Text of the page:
John Mossop (Service No. 5715)
(1881 - 1954)
John Mossop (Jnr) was born in 1881 at Bullarto, about 5 miles east of Daylesford, Victoria the fifth of ten children born to John Mossop (Snr) and Ellen Mossop (nee Pridmore). The family were farmers in the Bullarto area and up until 1909 all of their living children, including John (Jnr), were living on and assisting with the running of the farm. John (Snr) and Ellen had been in the Daylesford/Bullarto area since they married in 1871. Around 1909/1910 John (Jnr) moved to the Laverton area and began work as a labourer within the district.
John enlisted into the Australian Imperial Force on 6 March 1916 at Werribee and at the time he enlisted he was 35 years old. John wasn’t the only Mossop child to enlist. John’s youngest brother Stanley, who was 10 years younger, had enlisted on 6 March 1915, and was servicing in France with the 22nd Battalion. Another of John’s brothers, Henry Reuben, enlisted two weeks after John on 23 March 1916. Henry Mossop was assigned to the 3rd Pioneer Battalion and went on to serve in France where he was wounded on two occasions but by the end of the war returned to Australia.
Private John Mossop undertook training at the Broadmeadows camp and was assigned to the 7th Infantry Battalion. It was a couple of months later that he and his battalion were advised that they would be shortly embarking for England and ultimately France. It appears that when this news reached John, he appears to have had second thoughts about his enlistment, and he left the camp with the intention of not returning.
This took place around May 1916, and he never returned to the camp nor appears to have been located by authorities. Therefore, John did not leave Australia and nor see action overseas.
There is no record as to why he left basic training or findings from any actions taken. The Victoria Police Gazette dated 10 August 1916 notes a warrant for his arrest due to his desertion from the Broadmeadows camp on 27 May 1916. His name appears among numerous others who were accused of the same action. There are no records of him being caught or tried. A Court of Inquiry was held on 3 August 1916 at Broadmeadows which found, in John’s absence, that he had absented himself from the camp and was still absent and that he had not returned his army kit initially valued at £11.0.3 therefore he had absconded with government property. It would appear that the crime of absconding with the government property was deemed more serious than not completing his military service.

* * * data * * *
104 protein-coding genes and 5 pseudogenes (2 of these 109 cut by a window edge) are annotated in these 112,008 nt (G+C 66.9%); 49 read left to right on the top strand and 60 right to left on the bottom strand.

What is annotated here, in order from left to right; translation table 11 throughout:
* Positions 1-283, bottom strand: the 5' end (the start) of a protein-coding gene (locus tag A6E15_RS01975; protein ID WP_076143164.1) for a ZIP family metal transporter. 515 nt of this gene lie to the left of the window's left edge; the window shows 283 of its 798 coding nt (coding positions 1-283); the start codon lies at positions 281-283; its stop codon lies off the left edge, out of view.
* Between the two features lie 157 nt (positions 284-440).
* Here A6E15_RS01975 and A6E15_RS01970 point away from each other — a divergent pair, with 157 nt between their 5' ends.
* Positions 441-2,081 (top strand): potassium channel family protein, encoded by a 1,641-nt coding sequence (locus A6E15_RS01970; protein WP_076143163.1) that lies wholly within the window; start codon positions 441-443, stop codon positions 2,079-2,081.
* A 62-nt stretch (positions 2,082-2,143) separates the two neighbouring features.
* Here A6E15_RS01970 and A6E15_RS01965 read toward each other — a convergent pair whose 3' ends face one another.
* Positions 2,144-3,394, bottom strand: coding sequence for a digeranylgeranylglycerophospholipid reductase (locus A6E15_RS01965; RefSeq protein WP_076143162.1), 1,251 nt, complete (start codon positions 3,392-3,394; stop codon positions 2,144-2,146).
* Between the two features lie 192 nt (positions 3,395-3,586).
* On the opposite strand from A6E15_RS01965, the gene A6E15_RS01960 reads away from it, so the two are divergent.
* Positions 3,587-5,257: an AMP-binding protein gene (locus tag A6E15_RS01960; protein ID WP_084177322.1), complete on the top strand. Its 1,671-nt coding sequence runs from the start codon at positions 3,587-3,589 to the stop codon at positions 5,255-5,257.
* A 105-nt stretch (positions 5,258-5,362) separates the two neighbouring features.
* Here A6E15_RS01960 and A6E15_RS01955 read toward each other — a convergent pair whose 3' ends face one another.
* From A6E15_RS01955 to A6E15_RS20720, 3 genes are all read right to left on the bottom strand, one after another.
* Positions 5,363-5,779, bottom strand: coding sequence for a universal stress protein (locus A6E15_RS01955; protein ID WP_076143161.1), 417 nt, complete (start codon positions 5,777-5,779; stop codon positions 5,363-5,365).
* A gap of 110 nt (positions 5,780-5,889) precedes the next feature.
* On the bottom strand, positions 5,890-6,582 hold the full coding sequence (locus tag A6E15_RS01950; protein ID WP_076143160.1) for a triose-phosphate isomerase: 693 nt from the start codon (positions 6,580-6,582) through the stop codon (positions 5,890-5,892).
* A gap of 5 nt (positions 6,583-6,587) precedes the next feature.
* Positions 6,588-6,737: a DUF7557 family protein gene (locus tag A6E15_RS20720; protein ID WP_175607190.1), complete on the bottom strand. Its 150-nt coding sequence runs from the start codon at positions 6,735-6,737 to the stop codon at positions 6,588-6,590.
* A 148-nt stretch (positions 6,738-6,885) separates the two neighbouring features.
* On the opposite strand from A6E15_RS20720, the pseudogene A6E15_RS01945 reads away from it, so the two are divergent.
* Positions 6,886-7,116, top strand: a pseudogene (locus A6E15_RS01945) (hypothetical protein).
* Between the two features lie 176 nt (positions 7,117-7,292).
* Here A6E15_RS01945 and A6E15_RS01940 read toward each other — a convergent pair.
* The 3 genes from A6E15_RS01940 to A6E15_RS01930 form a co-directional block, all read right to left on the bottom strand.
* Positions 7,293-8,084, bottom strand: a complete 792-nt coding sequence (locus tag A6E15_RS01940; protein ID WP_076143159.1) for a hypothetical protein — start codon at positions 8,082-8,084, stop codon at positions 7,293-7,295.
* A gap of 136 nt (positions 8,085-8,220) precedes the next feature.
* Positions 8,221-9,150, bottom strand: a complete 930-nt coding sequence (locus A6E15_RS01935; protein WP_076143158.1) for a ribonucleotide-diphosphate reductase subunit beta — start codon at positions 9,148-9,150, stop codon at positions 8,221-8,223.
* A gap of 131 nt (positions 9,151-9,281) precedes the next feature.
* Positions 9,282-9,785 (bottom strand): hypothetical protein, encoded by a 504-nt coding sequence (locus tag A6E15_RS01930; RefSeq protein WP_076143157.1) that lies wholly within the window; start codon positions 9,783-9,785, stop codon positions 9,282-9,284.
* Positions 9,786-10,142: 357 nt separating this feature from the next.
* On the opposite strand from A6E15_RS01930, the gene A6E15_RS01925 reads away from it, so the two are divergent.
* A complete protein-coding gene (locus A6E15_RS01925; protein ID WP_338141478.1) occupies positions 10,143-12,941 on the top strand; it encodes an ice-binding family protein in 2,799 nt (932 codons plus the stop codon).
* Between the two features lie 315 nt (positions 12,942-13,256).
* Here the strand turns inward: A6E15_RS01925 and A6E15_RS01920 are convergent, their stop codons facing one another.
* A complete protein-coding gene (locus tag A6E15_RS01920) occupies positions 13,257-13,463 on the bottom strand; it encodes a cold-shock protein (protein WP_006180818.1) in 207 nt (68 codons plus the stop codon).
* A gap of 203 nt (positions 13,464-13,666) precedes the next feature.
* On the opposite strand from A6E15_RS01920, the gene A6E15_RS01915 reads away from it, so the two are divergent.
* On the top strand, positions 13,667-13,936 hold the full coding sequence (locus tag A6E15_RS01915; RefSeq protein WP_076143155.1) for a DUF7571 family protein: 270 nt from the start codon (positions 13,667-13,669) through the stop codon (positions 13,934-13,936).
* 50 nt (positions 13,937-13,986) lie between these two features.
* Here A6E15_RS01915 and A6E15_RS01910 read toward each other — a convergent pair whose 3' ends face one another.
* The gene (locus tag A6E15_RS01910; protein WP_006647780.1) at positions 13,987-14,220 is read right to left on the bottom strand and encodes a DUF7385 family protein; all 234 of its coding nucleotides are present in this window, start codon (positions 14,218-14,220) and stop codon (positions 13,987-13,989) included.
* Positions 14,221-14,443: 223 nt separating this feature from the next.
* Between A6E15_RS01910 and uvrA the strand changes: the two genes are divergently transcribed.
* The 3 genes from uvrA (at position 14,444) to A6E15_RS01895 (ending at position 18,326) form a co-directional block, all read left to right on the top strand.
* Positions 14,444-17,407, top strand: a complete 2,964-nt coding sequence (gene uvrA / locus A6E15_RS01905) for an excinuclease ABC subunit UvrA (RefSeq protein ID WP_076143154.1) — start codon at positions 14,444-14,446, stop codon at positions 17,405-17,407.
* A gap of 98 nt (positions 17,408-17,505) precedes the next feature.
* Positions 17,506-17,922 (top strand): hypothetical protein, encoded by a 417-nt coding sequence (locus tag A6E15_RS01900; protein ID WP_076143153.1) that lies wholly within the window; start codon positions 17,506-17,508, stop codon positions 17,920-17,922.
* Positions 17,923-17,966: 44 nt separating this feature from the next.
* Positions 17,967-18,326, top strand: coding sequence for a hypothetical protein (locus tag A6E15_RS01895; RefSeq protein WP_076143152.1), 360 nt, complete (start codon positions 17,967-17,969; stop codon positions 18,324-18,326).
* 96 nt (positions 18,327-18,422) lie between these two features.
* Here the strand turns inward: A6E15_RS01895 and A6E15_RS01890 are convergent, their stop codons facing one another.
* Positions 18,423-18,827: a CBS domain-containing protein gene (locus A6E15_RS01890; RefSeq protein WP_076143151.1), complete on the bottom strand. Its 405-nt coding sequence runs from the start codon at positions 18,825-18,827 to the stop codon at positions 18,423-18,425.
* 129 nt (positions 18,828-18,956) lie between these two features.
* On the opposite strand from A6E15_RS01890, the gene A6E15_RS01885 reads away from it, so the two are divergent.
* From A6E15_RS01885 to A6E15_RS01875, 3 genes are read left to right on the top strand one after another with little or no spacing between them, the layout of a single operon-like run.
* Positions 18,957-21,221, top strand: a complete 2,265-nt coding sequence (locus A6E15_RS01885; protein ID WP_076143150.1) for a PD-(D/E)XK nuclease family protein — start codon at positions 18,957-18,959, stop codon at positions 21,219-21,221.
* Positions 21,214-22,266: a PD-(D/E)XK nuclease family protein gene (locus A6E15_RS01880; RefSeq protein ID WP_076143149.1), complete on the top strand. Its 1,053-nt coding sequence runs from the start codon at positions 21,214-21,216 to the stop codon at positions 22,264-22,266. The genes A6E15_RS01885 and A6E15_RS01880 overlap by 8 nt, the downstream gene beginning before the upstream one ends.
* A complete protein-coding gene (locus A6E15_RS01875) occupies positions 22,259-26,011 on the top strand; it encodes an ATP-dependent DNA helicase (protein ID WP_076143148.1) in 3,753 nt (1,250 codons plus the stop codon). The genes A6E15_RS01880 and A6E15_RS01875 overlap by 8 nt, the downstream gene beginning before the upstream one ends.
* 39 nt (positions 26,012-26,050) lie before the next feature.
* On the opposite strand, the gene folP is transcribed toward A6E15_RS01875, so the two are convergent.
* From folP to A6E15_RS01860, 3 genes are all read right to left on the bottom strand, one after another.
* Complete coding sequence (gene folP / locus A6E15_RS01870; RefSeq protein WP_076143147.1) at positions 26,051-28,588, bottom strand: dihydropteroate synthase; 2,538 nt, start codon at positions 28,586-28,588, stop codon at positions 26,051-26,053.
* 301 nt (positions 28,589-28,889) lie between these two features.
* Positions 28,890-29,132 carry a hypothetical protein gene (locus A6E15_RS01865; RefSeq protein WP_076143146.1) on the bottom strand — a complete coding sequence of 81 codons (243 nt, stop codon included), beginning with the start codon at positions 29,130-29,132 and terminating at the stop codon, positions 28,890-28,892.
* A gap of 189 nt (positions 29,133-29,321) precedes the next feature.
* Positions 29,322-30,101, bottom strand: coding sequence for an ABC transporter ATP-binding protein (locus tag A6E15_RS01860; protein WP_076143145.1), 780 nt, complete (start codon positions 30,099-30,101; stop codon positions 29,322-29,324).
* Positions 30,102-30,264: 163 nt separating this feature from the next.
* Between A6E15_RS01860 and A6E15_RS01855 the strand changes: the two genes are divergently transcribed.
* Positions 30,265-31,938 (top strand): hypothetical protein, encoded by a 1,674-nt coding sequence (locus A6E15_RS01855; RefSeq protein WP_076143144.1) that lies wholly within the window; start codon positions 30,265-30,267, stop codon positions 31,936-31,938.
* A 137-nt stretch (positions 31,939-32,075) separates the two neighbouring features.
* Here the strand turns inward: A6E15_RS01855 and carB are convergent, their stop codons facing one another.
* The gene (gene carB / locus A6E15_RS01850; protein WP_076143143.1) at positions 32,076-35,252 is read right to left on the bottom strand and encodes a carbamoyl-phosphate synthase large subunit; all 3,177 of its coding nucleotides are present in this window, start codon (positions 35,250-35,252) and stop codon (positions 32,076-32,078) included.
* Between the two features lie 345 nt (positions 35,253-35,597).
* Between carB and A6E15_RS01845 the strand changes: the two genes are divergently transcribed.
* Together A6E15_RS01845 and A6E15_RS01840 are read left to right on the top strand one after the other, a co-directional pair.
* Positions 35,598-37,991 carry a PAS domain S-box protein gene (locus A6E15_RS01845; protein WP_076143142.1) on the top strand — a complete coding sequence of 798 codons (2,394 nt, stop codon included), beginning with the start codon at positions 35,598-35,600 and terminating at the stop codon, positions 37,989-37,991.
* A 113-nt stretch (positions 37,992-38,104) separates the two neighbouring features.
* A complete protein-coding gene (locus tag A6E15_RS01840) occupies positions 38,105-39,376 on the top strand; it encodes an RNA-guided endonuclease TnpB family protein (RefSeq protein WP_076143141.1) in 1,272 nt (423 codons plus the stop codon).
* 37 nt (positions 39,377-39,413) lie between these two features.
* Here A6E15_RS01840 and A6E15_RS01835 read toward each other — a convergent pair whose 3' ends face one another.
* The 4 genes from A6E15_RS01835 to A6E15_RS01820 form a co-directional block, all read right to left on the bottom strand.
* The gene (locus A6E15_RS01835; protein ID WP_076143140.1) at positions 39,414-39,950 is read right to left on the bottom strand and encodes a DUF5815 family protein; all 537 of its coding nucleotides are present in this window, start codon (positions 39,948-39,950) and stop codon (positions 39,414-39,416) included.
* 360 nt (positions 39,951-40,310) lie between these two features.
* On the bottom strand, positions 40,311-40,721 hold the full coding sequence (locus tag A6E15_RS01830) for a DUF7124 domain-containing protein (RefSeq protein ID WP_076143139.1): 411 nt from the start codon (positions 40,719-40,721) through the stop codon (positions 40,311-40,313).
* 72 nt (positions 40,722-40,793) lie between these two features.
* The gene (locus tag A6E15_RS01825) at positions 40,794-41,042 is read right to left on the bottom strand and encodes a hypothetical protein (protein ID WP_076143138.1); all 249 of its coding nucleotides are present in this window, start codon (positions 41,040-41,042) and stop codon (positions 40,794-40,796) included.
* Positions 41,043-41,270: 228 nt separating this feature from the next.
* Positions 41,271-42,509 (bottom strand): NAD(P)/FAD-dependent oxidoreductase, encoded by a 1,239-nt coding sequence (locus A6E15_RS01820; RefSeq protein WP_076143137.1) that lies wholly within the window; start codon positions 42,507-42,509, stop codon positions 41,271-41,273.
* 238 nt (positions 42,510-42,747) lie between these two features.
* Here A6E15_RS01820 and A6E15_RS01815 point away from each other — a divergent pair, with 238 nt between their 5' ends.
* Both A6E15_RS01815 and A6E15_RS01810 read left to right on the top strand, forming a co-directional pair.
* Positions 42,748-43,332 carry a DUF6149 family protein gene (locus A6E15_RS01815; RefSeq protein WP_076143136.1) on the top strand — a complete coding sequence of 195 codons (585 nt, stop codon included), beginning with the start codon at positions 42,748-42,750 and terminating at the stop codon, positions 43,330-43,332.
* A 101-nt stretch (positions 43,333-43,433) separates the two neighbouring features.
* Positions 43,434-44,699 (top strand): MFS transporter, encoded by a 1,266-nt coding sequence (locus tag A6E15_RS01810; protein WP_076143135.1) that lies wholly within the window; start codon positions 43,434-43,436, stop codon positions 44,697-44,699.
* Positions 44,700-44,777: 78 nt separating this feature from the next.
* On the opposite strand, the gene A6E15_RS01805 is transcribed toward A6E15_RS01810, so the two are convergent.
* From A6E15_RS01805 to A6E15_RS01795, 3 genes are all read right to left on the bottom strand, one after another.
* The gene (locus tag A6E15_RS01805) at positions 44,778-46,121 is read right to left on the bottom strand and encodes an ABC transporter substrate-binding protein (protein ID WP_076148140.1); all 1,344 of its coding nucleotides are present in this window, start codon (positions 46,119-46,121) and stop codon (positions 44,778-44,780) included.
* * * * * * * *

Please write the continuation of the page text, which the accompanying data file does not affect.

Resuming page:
There are very limited records noting John’s whereabouts during the period of the war. The electoral roll showing him living in Laverton remained unchanged but if he did not want to be found, during this period, then it would be logical that he would not have changed this record and he would have certainly moved from his last known address. We are aware that John had several siblings living in country Victoria around the township of Ouyen, so he may have travelled there as the next time his name appears on any records is on the 1925 electoral roll that shows him now living in St Arnaud. It appears that he had gained employment there and eventually in 1947 married Louisa Victoria Martin (nee Thornburgh) whose previous husband (Herbert Alfred Martin) had passed away in 1932.
The couple set up home within the area and resided there with Louisa’s three daughters from her previous marriage. John Mossop passed away on 12 January 1954 at the age of 72 and is buried within the St Arnaud cemetery. Louisa remained in St Arnaud, and she passed away in 1964 and is buried within the St Arnaud cemetery alongside her husband within an unmarked grave.